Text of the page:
Breaking Glass With Sound

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Just looking for advice on my page drewt0657 drewt0657 1 56 Dec 17, 2009 by pasquinit pasquinit
Halfway Point pasquinit pasquinit 4 67 Dec 16, 2009 by pasquinit pasquinit
Tacoma Narrows Bridge alex_latham alex_latham 0 120 Dec 6, 2009 by alex_latham alex_latham

Guiding Question

What do you want to know?
I want to know at what frequency and decibel range glass will break.


What do you expect to observe?
I expect to observe that glass (wine glass) will break at a specific frequency and decibel range. I figure that the sound will have to be amplified in order for the glass to break; I will take that into consideration. I feel that I am going to not run into any troubles, but i possibly could. I feel that this experiment is pretty well known and if I have any troubles I will just do some more research.

Experimental Procedure

How will you know whether your prediction is correct?
I will know that my prediction is correct when the glass breaks. Whether that be at my specific frequency/decibel range or if it breaks at another frequency/decibel range. If the glass doesn't break then the


1. wine glass
2. decibel meter
3. tone from xplorer GLX
4. microphone to measure the frequency using LoggerPro and an FFT graph
5. camera to watch how glass moves when put in those conditions
6. speakers
7. light


1. First, I took the wine glass and hit it with a metal knife to produce a tone; I then recorded the tone using the microphone and LoggerPro to find the highest frequency of that certain glass. The reason I wanted to find the highest frequency of the wine glass is because this is frequency that when blasted at a high enough volume will break the glass.
2. I used the xplorer GLX to produce the frequency I had just found from hitting the glass with the knife. I then turned the volume up on the computer speakers I was using all the way up and recorded the way the glass was moving because of the certain frequency.
3. After I took the certain frequency and blasted it toward the wine glass I made some observations about how the glass was acting. The glass seemed to want to break at this frequency but my speakers did not have enough power to break the glass. The glass, after i blasted the tone at it contorted, vibrated and made the straw I had placed in the glass to move around.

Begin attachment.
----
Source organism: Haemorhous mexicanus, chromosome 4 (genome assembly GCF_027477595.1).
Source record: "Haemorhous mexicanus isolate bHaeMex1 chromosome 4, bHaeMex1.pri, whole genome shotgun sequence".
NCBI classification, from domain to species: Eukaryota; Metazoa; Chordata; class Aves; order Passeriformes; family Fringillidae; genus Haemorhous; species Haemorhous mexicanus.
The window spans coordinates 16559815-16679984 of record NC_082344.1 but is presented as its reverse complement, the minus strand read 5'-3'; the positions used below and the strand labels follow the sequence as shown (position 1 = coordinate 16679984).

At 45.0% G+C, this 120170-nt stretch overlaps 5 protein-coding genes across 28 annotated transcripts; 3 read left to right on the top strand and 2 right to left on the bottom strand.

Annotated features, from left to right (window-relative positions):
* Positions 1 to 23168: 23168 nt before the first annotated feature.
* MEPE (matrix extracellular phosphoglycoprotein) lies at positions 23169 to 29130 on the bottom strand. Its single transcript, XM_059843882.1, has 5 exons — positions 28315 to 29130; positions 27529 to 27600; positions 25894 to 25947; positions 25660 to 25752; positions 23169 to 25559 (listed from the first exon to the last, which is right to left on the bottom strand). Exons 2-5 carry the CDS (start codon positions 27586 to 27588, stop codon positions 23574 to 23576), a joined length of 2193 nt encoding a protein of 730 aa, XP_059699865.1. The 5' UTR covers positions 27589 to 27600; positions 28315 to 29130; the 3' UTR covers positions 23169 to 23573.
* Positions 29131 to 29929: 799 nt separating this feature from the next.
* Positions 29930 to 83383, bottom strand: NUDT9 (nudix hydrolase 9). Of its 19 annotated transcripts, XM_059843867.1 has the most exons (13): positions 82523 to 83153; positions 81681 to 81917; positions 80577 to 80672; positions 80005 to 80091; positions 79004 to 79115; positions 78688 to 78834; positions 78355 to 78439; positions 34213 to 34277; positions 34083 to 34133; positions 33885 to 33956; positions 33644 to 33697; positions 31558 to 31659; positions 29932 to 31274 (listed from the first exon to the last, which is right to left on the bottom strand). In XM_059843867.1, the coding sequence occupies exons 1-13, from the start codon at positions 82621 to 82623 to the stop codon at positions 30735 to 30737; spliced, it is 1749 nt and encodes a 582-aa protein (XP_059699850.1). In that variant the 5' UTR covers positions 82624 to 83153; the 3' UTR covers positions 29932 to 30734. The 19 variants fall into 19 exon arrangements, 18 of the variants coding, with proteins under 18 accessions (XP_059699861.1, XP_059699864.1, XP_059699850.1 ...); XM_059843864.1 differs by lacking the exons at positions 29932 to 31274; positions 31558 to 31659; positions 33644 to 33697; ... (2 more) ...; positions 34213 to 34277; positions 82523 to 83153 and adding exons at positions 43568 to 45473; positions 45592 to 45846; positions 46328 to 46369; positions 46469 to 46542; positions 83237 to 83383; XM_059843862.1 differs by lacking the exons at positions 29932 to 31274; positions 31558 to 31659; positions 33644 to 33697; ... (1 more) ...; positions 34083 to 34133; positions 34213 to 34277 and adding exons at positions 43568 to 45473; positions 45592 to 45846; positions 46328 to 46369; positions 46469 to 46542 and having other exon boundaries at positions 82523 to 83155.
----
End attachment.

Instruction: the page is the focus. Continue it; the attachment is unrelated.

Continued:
4. As all this was going on I was recording how the glass was reacting using a high speed camera.
5. I stopped recording and producing the tone after many attempts to break the glass with unfortunate outcomes. I did even test the frequency of the glass again by hitting it with knife and recording the frequency using LoggerPro, but no luck.
Below are some pictures of my setup for the experiment and the FFT graph showing the highest frequency of the glass (frequency used to break glass)


Some observations of the glass while the resonance frequency was blasted at the glass would include that the glass contorted and moved in and out. The glass vibrated very wild and almost broke; from the glass vibrating the straw moved all around. I knew that I was close to almost breaking the glass because the glass sung after the tone was stopped being blasted towards the glass. I believe the only reason the it didn't break was because I was off only by a couple of Hz. The wine glass rim is actual moving back and forth, which is why you get the vibrating feel. The rim is actually moving back and forth at the same frequency as the sound is hitting it, 476.1Hz. The way the sound waves break the glass is that they leave speaker travel through the glass and bounce back just as another wave is hitting the glass, this is why it breaks. Here is a link to show what I mean: Glass breaking with sound waves entering (2:09 into movie) Here is another link showing what a straw looks like in the glass when the sound is blasted towards it: Straw Moving (1:14 into movie)


What was the result of your investigation?
The result of my investigation was that my because my speakers were not strong enough to amplify the tone I was unable to break the glass. The frequency of the wine glass that I used, I found to be 476.1 Hz and the decibel range for what my speakers could produce was right around 100 decibels.


What new questions have you raised? Why is your result important?
I found that without strong enough speakers and an amplifier the glass could not be broken. I did try later at a friends house to use his large speakers and amplifier to break the glass but was still unable to do so. I believe that the reason the glass did not break was because the frequency for that particular was off by a couple Hz. I did try to change the frequency up and down but still could not break the glass. So, I believe that in order to break glass with sound you need to have amplified sound and the frequency for that particular glass needs to be exact.



Thank the people who have helped you complete this exploration.
I would like to thank Dr. P for letting me borrow some materials to do perform and examine this experiment. I would like to thank my mom for helping with the setup of this experiment and I would also like to thank Ben Wilson for letting me try to break the glass with his speakers/amplifier and for enduring that extremely loud and annoying sound.

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